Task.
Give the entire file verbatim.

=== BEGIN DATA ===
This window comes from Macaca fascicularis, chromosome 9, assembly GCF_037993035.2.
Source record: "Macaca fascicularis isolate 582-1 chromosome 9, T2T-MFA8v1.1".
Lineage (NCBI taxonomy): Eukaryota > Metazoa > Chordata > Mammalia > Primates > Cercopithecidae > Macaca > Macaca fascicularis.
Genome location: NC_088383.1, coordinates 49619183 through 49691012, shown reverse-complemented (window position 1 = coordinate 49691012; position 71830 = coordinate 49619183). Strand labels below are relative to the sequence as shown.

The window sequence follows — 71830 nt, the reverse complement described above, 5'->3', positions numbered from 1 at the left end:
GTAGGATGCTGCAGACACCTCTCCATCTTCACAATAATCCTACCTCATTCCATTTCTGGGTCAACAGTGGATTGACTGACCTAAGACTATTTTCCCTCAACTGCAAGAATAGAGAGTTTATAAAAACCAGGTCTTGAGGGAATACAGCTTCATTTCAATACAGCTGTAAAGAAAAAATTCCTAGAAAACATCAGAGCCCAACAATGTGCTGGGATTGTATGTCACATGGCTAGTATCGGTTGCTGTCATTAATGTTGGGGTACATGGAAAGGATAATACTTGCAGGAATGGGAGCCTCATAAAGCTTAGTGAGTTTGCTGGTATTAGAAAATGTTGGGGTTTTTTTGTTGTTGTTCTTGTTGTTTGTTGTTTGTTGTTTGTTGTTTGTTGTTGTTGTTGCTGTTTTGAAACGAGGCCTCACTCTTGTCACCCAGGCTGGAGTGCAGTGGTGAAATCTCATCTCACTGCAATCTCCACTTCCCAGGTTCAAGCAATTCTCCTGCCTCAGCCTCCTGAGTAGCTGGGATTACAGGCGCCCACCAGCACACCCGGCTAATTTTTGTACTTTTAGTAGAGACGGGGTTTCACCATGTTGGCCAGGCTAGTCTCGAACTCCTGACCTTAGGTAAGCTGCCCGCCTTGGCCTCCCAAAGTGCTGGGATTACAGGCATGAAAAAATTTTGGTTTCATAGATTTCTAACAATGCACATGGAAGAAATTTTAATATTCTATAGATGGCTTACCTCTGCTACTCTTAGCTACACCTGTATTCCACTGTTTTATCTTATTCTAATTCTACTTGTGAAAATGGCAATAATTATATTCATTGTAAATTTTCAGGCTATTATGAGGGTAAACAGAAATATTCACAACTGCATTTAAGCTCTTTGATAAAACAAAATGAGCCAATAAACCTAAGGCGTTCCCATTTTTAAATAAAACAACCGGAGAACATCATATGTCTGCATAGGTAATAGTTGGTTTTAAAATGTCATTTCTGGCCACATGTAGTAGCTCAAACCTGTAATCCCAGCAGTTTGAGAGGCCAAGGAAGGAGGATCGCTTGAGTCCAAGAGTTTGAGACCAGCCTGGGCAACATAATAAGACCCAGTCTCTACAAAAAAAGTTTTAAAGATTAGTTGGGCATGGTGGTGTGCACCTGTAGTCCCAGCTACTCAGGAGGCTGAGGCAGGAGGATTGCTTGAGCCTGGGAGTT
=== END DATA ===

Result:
This window comes from Macaca fascicularis, chromosome 9, assembly GCF_037993035.2.
Source record: "Macaca fascicularis isolate 582-1 chromosome 9, T2T-MFA8v1.1".
Lineage (NCBI taxonomy): Eukaryota > Metazoa > Chordata > Mammalia > Primates > Cercopithecidae > Macaca > Macaca fascicularis.
Genome location: NC_088383.1, coordinates 49619183 through 49691012, shown reverse-complemented (window position 1 = coordinate 49691012; position 71830 = coordinate 49619183). Strand labels below are relative to the sequence as shown.

The window sequence follows — 71830 nt, the reverse complement described above, 5'->3', positions numbered from 1 at the left end:
GTAGGATGCTGCAGACACCTCTCCATCTTCACAATAATCCTACCTCATTCCATTTCTGGGTCAACAGTGGATTGACTGACCTAAGACTATTTTCCCTCAACTGCAAGAATAGAGAGTTTATAAAAACCAGGTCTTGAGGGAATACAGCTTCATTTCAATACAGCTGTAAAGAAAAAATTCCTAGAAAACATCAGAGCCCAACAATGTGCTGGGATTGTATGTCACATGGCTAGTATCGGTTGCTGTCATTAATGTTGGGGTACATGGAAAGGATAATACTTGCAGGAATGGGAGCCTCATAAAGCTTAGTGAGTTTGCTGGTATTAGAAAATGTTGGGGTTTTTTTGTTGTTGTTCTTGTTGTTTGTTGTTTGTTGTTTGTTGTTTGTTGTTGTTGTTGCTGTTTTGAAACGAGGCCTCACTCTTGTCACCCAGGCTGGAGTGCAGTGGTGAAATCTCATCTCACTGCAATCTCCACTTCCCAGGTTCAAGCAATTCTCCTGCCTCAGCCTCCTGAGTAGCTGGGATTACAGGCGCCCACCAGCACACCCGGCTAATTTTTGTACTTTTAGTAGAGACGGGGTTTCACCATGTTGGCCAGGCTAGTCTCGAACTCCTGACCTTAGGTAAGCTGCCCGCCTTGGCCTCCCAAAGTGCTGGGATTACAGGCATGAAAAAATTTTGGTTTCATAGATTTCTAACAATGCACATGGAAGAAATTTTAATATTCTATAGATGGCTTACCTCTGCTACTCTTAGCTACACCTGTATTCCACTGTTTTATCTTATTCTAATTCTACTTGTGAAAATGGCAATAATTATATTCATTGTAAATTTTCAGGCTATTATGAGGGTAAACAGAAATATTCACAACTGCATTTAAGCTCTTTGATAAAACAAAATGAGCCAATAAACCTAAGGCGTTCCCATTTTTAAATAAAACAACCGGAGAACATCATATGTCTGCATAGGTAATAGTTGGTTTTAAAATGTCATTTCTGGCCACATGTAGTAGCTCAAACCTGTAATCCCAGCAGTTTGAGAGGCCAAGGAAGGAGGATCGCTTGAGTCCAAGAGTTTGAGACCAGCCTGGGCAACATAATAAGACCCAGTCTCTACAAAAAAAGTTTTAAAGATTAGTTGGGCATGGTGGTGTGCACCTGTAGTCCCAGCTACTCAGGAGGCTGAGGCAGGAGGATTGCTTGAGCCTGGGAGTT